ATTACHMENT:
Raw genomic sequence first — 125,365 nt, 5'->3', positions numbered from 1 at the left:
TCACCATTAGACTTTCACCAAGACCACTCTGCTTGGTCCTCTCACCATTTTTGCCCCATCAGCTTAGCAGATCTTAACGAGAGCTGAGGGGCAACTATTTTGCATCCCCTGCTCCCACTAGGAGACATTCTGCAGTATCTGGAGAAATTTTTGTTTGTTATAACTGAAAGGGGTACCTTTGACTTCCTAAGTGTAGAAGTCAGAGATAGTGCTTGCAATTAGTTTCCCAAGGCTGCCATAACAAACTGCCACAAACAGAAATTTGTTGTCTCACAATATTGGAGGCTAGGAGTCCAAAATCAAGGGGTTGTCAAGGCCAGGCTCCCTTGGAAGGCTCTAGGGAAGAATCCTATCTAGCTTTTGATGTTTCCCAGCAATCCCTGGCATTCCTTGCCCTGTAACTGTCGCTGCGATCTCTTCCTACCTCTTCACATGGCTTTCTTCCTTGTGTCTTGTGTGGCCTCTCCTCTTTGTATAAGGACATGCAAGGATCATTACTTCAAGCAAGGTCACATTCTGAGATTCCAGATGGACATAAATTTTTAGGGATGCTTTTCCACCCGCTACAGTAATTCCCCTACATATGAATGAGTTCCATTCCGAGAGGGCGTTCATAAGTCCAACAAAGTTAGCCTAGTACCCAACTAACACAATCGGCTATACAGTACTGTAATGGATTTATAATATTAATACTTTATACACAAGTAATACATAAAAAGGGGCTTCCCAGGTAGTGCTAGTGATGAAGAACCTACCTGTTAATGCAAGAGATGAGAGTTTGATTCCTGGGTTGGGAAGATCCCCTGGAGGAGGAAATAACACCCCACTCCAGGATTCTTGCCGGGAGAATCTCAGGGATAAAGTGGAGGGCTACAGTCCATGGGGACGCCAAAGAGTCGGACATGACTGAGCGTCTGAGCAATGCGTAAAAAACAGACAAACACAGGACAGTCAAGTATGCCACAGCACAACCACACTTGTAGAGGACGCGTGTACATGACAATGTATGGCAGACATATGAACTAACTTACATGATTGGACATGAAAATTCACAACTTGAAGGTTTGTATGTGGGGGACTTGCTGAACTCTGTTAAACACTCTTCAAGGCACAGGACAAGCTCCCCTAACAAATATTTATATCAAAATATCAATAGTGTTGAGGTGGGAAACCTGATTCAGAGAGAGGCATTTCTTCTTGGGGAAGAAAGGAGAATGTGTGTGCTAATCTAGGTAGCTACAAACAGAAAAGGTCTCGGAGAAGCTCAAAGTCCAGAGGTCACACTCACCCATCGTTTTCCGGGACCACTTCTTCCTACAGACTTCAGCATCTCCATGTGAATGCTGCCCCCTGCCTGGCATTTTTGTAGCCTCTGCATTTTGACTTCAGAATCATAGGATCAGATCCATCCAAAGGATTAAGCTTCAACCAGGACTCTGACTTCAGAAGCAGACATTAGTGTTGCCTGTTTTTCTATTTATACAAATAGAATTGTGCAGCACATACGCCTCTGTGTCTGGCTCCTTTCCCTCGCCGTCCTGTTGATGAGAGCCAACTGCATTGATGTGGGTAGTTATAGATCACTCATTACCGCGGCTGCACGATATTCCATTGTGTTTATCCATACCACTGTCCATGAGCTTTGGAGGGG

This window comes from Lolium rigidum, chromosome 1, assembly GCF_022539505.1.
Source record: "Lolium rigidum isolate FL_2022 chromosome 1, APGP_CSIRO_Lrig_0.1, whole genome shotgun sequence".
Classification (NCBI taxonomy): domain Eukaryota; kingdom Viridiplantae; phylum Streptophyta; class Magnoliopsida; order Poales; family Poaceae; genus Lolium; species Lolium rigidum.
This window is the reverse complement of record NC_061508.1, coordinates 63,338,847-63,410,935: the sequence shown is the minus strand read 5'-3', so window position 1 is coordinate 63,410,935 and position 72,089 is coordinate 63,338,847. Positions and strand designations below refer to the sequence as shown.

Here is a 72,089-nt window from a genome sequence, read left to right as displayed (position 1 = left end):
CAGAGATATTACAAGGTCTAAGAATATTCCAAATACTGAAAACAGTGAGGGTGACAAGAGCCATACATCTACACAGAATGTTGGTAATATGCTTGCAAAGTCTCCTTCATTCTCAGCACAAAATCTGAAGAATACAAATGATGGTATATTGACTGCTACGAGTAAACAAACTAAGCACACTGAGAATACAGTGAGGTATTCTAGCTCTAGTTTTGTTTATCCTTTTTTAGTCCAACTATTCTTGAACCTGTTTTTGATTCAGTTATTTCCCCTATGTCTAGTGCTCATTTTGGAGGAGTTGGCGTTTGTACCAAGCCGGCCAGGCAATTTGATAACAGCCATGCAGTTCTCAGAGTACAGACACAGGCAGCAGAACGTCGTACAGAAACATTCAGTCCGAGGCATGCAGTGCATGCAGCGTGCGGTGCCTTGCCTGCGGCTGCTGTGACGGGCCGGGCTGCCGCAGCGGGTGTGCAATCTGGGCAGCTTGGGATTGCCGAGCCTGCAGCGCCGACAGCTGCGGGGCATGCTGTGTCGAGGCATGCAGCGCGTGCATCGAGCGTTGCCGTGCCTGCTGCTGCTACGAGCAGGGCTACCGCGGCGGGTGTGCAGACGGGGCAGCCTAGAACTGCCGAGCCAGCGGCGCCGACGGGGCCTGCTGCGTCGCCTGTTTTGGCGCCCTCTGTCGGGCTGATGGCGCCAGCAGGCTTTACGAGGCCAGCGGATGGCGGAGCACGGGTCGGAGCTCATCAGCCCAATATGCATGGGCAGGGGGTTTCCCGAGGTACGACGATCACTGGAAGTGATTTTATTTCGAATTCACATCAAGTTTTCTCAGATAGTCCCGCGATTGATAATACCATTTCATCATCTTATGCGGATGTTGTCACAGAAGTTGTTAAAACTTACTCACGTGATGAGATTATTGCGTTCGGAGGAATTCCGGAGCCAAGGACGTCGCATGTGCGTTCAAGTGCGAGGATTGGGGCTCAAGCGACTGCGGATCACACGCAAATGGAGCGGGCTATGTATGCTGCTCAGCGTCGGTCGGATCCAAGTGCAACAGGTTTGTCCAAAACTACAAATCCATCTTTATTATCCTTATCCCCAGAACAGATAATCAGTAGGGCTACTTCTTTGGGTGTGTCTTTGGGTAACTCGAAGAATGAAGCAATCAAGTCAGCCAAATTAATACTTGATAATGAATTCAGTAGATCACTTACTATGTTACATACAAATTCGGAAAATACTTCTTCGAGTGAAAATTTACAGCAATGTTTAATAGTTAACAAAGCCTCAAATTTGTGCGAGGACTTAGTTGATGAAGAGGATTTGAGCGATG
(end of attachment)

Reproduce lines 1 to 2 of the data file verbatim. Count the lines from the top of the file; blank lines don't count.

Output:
Raw genomic sequence first — 125,365 nt, 5'->3', positions numbered from 1 at the left:
TCACCATTAGACTTTCACCAAGACCACTCTGCTTGGTCCTCTCACCATTTTTGCCCCATCAGCTTAGCAGATCTTAACGAGAGCTGAGGGGCAACTATTTTGCATCCCCTGCTCCCACTAGGAGACATTCTGCAGTATCTGGAGAAATTTTTGTTTGTTATAACTGAAAGGGGTACCTTTGACTTCCTAAGTGTAGAAGTCAGAGATAGTGCTTGCAATTAGTTTCCCAAGGCTGCCATAACAAACTGCCACAAACAGAAATTTGTTGTCTCACAATATTGGAGGCTAGGAGTCCAAAATCAAGGGGTTGTCAAGGCCAGGCTCCCTTGGAAGGCTCTAGGGAAGAATCCTATCTAGCTTTTGATGTTTCCCAGCAATCCCTGGCATTCCTTGCCCTGTAACTGTCGCTGCGATCTCTTCCTACCTCTTCACATGGCTTTCTTCCTTGTGTCTTGTGTGGCCTCTCCTCTTTGTATAAGGACATGCAAGGATCATTACTTCAAGCAAGGTCACATTCTGAGATTCCAGATGGACATAAATTTTTAGGGATGCTTTTCCACCCGCTACAGTAATTCCCCTACATATGAATGAGTTCCATTCCGAGAGGGCGTTCATAAGTCCAACAAAGTTAGCCTAGTACCCAACTAACACAATCGGCTATACAGTACTGTAATGGATTTATAATATTAATACTTTATACACAAGTAATACATAAAAAGGGGCTTCCCAGGTAGTGCTAGTGATGAAGAACCTACCTGTTAATGCAAGAGATGAGAGTTTGATTCCTGGGTTGGGAAGATCCCCTGGAGGAGGAAATAACACCCCACTCCAGGATTCTTGCCGGGAGAATCTCAGGGATAAAGTGGAGGGCTACAGTCCATGGGGACGCCAAAGAGTCGGACATGACTGAGCGTCTGAGCAATGCGTAAAAAACAGACAAACACAGGACAGTCAAGTATGCCACAGCACAACCACACTTGTAGAGGACGCGTGTACATGACAATGTATGGCAGACATATGAACTAACTTACATGATTGGACATGAAAATTCACAACTTGAAGGTTTGTATGTGGGGGACTTGCTGAACTCTGTTAAACACTCTTCAAGGCACAGGACAAGCTCCCCTAACAAATATTTATATCAAAATATCAATAGTGTTGAGGTGGGAAACCTGATTCAGAGAGAGGCATTTCTTCTTGGGGAAGAAAGGAGAATGTGTGTGCTAATCTAGGTAGCTACAAACAGAAAAGGTCTCGGAGAAGCTCAAAGTCCAGAGGTCACACTCACCCATCGTTTTCCGGGACCACTTCTTCCTACAGACTTCAGCATCTCCATGTGAATGCTGCCCCCTGCCTGGCATTTTTGTAGCCTCTGCATTTTGACTTCAGAATCATAGGATCAGATCCATCCAAAGGATTAAGCTTCAACCAGGACTCTGACTTCAGAAGCAGACATTAGTGTTGCCTGTTTTTCTATTTATACAAATAGAATTGTGCAGCACATACGCCTCTGTGTCTGGCTCCTTTCCCTCGCCGTCCTGTTGATGAGAGCCAACTGCATTGATGTGGGTAGTTATAGATCACTCATTACCGCGGCTGCACGATATTCCATTGTGTTTATCCATACCACTGTCCATGAGCTTTGGAGGGG